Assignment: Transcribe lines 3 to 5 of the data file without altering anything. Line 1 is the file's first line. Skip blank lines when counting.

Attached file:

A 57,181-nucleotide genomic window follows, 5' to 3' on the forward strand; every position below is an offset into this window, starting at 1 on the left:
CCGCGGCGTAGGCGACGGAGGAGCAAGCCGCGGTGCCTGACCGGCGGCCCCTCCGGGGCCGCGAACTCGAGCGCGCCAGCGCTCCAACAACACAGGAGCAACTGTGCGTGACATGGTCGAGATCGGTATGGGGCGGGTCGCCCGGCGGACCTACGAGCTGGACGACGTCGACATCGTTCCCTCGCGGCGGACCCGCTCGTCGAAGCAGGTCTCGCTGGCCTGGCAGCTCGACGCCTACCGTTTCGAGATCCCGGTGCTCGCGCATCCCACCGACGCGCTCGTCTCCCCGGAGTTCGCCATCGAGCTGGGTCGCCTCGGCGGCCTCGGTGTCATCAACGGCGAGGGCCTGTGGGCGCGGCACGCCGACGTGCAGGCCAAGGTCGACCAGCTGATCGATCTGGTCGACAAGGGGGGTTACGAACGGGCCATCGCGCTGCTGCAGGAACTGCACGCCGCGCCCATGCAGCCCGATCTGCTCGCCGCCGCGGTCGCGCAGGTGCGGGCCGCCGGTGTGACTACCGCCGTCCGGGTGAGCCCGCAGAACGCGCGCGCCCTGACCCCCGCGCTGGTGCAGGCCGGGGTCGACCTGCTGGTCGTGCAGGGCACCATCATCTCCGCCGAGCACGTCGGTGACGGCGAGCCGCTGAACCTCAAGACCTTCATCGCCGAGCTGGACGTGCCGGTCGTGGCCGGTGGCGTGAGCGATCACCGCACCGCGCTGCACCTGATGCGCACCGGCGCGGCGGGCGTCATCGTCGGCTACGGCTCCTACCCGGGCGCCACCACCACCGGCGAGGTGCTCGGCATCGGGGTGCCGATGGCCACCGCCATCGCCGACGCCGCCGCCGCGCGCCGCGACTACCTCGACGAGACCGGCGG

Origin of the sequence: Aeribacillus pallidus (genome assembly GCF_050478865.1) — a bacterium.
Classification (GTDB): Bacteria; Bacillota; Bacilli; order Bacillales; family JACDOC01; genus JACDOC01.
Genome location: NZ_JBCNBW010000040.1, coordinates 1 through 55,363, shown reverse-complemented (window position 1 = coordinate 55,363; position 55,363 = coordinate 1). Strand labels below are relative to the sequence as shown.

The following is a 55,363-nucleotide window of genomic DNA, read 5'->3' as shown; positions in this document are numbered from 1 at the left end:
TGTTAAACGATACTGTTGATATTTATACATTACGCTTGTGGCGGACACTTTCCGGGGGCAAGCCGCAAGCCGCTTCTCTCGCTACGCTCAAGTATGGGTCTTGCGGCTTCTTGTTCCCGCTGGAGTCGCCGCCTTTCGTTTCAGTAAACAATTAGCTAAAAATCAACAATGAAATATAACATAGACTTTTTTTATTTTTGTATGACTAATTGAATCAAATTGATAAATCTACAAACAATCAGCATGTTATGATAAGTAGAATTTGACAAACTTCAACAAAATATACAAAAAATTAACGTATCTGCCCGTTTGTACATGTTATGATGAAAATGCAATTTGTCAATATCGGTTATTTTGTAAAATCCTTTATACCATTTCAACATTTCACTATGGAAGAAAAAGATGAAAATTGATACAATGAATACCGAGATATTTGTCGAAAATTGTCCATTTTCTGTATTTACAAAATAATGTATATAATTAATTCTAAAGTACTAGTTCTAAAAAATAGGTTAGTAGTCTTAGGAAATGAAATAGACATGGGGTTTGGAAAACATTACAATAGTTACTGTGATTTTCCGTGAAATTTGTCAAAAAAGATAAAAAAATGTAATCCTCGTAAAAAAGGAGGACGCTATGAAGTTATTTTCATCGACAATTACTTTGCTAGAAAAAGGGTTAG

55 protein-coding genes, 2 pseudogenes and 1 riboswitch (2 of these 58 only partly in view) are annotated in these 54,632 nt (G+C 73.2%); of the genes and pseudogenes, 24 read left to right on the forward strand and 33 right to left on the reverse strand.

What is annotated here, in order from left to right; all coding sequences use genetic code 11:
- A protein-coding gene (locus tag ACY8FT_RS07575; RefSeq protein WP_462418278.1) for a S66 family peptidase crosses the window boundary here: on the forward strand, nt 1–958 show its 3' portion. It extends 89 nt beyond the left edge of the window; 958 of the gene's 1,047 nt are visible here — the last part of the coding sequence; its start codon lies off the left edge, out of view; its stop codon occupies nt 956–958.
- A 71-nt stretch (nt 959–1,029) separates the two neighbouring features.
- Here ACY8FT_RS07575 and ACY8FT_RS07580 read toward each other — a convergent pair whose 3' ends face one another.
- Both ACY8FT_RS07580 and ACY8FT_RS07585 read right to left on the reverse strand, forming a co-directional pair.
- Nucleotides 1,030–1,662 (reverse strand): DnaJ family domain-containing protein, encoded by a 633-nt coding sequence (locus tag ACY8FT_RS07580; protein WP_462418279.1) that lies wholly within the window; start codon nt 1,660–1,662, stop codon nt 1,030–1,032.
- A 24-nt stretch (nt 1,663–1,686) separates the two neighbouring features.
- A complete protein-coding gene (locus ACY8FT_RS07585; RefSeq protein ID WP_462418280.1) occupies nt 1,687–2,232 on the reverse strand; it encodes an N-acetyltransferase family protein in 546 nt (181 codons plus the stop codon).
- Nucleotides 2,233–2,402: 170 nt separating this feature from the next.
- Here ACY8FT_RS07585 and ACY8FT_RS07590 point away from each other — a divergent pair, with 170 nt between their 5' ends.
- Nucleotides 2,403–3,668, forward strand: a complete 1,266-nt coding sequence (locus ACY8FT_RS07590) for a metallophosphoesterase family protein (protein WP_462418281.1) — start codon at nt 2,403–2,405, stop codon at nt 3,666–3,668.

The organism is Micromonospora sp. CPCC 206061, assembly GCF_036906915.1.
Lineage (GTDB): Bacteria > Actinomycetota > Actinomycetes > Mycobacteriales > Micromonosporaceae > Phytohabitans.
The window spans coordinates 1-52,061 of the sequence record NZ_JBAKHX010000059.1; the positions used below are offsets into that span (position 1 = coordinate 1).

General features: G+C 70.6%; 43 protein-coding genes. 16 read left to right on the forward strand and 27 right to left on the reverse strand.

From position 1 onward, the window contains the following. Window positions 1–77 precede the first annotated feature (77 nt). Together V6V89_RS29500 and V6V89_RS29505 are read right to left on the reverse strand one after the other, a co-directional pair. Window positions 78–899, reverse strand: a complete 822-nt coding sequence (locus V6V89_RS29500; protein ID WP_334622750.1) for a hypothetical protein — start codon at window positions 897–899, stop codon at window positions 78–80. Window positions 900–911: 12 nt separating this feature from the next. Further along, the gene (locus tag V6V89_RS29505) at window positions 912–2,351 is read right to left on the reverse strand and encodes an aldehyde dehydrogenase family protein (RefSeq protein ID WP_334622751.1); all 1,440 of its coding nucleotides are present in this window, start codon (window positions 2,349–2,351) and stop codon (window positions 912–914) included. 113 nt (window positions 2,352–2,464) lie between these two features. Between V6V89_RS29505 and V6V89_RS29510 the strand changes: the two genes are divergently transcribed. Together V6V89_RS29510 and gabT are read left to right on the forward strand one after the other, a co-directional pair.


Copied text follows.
Origin of the sequence: Aeribacillus pallidus (genome assembly GCF_050478865.1) — a bacterium.
Classification (GTDB): Bacteria; Bacillota; Bacilli; order Bacillales; family JACDOC01; genus JACDOC01.
Genome location: NZ_JBCNBW010000040.1, coordinates 1 through 55,363, shown reverse-complemented (window position 1 = coordinate 55,363; position 55,363 = coordinate 1). Strand labels below are relative to the sequence as shown.